Prenatal health care is a given once you become pregnant. You will have doctor visits, prenatal vitamins and abstinence from alcohol and tobacco, but what about the months leading to the conception? Getting ready to start a family means more than buying a larger house and a sedan. It also means taking care of your body so that it is as healthy as possible when you start trying to conceive.
Stop the birth control pill several months before trying to conceive. According to MayoClinic.com, some health care providers recommend you get off the pill several months before you want to start trying to get pregnant. This will give your body time to go through several normal cycles, making it easier to determine when you ovulate and to predict the due date, once conception occurs. You can get pregnant immediately after stopping the pill, however, so be sure to use alternate forms of birth control for those months between stopping the pill and trying to conceive.
Take vitamins. Planned Parenthood recommends you begin a daily vitamin regime several months before you try to conceive. Focus on pumping up your daily intake of folic acid. Folic acid has been proven to protect the fetus against certain neural tube birth defects, including spinal bifida. Increasing the amount of folic acid in your diet for the months leading to the pregnancy as well as during the pregnancy will reduce the chance of your baby developing such a birth defect. You can increase your folic acid intake through a daily supplement or by eating leafy green vegetables, beans and oranges.
Evaluate your vitamin A intake. Taking too much vitamin A can be harmful to your fetus. If you have been taking mega doses of vitamin A, cut back to the recommended daily dose in the months leading to conception.
Make an appointment with your health care provider. Tell your provider of your desire to conceive. Answer all the provider’s questions truthfully. Include not only your family’s medical history, but also any important medical issues, disorders or diseases that you are aware of in your partner’s family history. Your provider will also give you a physical that will include a Pap smear, urine and blood tests. She may start you on prenatal vitamins at that time so you are receiving the daily recommended amounts of each vitamin and a protective increase of folic acid in the months leading to conception. Discuss any concerns or questions that you have before leaving the office so you leave armed with the knowledge you need to move forward toward starting your family.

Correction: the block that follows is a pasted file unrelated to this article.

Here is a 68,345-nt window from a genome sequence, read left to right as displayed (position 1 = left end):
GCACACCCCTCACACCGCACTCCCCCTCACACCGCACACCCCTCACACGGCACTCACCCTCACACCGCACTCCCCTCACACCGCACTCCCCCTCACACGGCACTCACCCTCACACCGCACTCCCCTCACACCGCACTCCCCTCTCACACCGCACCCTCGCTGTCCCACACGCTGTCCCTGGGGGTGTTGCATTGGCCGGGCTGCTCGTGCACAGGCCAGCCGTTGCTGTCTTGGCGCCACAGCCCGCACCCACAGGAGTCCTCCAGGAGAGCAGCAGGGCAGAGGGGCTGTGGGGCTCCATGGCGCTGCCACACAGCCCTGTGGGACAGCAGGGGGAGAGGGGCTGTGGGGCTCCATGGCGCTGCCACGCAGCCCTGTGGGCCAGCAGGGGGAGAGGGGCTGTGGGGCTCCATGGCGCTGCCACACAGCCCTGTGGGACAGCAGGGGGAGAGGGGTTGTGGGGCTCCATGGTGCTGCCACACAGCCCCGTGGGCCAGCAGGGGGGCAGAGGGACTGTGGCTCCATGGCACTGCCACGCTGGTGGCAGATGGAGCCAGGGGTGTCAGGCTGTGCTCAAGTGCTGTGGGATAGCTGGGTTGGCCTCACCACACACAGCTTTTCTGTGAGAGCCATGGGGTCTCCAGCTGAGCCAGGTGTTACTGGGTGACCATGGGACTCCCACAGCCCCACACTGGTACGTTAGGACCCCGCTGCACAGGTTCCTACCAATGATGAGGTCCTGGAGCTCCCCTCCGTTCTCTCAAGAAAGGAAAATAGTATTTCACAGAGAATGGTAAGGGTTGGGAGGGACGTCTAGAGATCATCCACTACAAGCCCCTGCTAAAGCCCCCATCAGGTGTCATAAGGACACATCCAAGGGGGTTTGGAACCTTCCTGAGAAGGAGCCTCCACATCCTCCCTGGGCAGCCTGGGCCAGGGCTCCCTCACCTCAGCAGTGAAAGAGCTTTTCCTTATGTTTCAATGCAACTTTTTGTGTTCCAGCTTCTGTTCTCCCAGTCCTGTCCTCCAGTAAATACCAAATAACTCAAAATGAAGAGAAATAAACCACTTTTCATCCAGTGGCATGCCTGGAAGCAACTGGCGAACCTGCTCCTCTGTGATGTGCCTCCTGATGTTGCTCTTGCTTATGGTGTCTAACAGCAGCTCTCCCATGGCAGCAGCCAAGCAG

Exercise regularly. Following a consistent exercise regime in the months leading to conception will help your body maintain optimal health. It will also prepare your body for a regular exercise routine during your pregnancy.
Get screened for sexually transmitted diseases. Though this will probably be done during your preconception appointment with your health care provider, if it is not or if you suspect you may have been exposed since that visit, get tested again.
Take steps to stop smoking and drinking. Alcohol is not recommended in any amount during pregnancy as it puts your baby at risk for Fetal Alcohol Syndrome. Smoking during pregnancy has been shown to contribute to low birth weight, a higher risk of miscarriage. Because you will not know the instant you conceive, it is important to cease all tobacco and alcohol exposure in the months leading to conception.
Eat healthy foods. Focusing your diet on whole grains, plenty of fruits and vegetables and low-fat dairy products will help get your body ready for pregnancy, labor and delivery.